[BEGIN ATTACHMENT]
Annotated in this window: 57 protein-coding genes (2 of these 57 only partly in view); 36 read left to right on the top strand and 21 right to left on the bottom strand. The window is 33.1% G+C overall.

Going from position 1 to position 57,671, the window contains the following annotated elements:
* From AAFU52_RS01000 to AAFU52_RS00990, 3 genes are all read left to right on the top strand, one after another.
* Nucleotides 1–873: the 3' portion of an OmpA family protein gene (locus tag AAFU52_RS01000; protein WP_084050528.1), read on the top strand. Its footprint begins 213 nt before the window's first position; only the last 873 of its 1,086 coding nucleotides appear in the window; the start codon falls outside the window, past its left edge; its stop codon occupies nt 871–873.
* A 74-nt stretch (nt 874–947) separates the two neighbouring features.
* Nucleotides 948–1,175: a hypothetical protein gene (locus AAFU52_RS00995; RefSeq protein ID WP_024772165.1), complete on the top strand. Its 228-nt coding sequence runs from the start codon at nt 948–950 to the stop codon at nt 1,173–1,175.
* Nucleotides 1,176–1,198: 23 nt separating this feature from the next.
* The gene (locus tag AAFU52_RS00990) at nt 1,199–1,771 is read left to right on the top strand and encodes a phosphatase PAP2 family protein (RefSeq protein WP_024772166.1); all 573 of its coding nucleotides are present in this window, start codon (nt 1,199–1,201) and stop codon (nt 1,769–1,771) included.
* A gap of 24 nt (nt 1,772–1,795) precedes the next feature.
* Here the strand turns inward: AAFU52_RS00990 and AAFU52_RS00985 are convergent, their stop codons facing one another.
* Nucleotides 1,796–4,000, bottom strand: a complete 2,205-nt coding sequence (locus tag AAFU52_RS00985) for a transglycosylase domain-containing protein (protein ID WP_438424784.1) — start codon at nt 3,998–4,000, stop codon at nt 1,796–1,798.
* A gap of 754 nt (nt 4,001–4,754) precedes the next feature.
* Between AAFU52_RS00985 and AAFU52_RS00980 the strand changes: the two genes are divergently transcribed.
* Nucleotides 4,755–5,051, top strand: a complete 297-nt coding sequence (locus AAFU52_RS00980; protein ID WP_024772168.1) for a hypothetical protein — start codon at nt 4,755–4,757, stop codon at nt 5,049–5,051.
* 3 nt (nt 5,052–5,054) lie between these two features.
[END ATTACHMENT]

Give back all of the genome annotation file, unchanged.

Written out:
Annotated in this window: 57 protein-coding genes (2 of these 57 only partly in view); 36 read left to right on the top strand and 21 right to left on the bottom strand. The window is 33.1% G+C overall.

Going from position 1 to position 57,671, the window contains the following annotated elements:
* From AAFU52_RS01000 to AAFU52_RS00990, 3 genes are all read left to right on the top strand, one after another.
* Nucleotides 1–873: the 3' portion of an OmpA family protein gene (locus tag AAFU52_RS01000; protein WP_084050528.1), read on the top strand. Its footprint begins 213 nt before the window's first position; only the last 873 of its 1,086 coding nucleotides appear in the window; the start codon falls outside the window, past its left edge; its stop codon occupies nt 871–873.
* A 74-nt stretch (nt 874–947) separates the two neighbouring features.
* Nucleotides 948–1,175: a hypothetical protein gene (locus AAFU52_RS00995; RefSeq protein ID WP_024772165.1), complete on the top strand. Its 228-nt coding sequence runs from the start codon at nt 948–950 to the stop codon at nt 1,173–1,175.
* Nucleotides 1,176–1,198: 23 nt separating this feature from the next.
* The gene (locus tag AAFU52_RS00990) at nt 1,199–1,771 is read left to right on the top strand and encodes a phosphatase PAP2 family protein (RefSeq protein WP_024772166.1); all 573 of its coding nucleotides are present in this window, start codon (nt 1,199–1,201) and stop codon (nt 1,769–1,771) included.
* A gap of 24 nt (nt 1,772–1,795) precedes the next feature.
* Here the strand turns inward: AAFU52_RS00990 and AAFU52_RS00985 are convergent, their stop codons facing one another.
* Nucleotides 1,796–4,000, bottom strand: a complete 2,205-nt coding sequence (locus tag AAFU52_RS00985) for a transglycosylase domain-containing protein (protein ID WP_438424784.1) — start codon at nt 3,998–4,000, stop codon at nt 1,796–1,798.
* A gap of 754 nt (nt 4,001–4,754) precedes the next feature.
* Between AAFU52_RS00985 and AAFU52_RS00980 the strand changes: the two genes are divergently transcribed.
* Nucleotides 4,755–5,051, top strand: a complete 297-nt coding sequence (locus AAFU52_RS00980; protein ID WP_024772168.1) for a hypothetical protein — start codon at nt 4,755–4,757, stop codon at nt 5,049–5,051.
* 3 nt (nt 5,052–5,054) lie between these two features.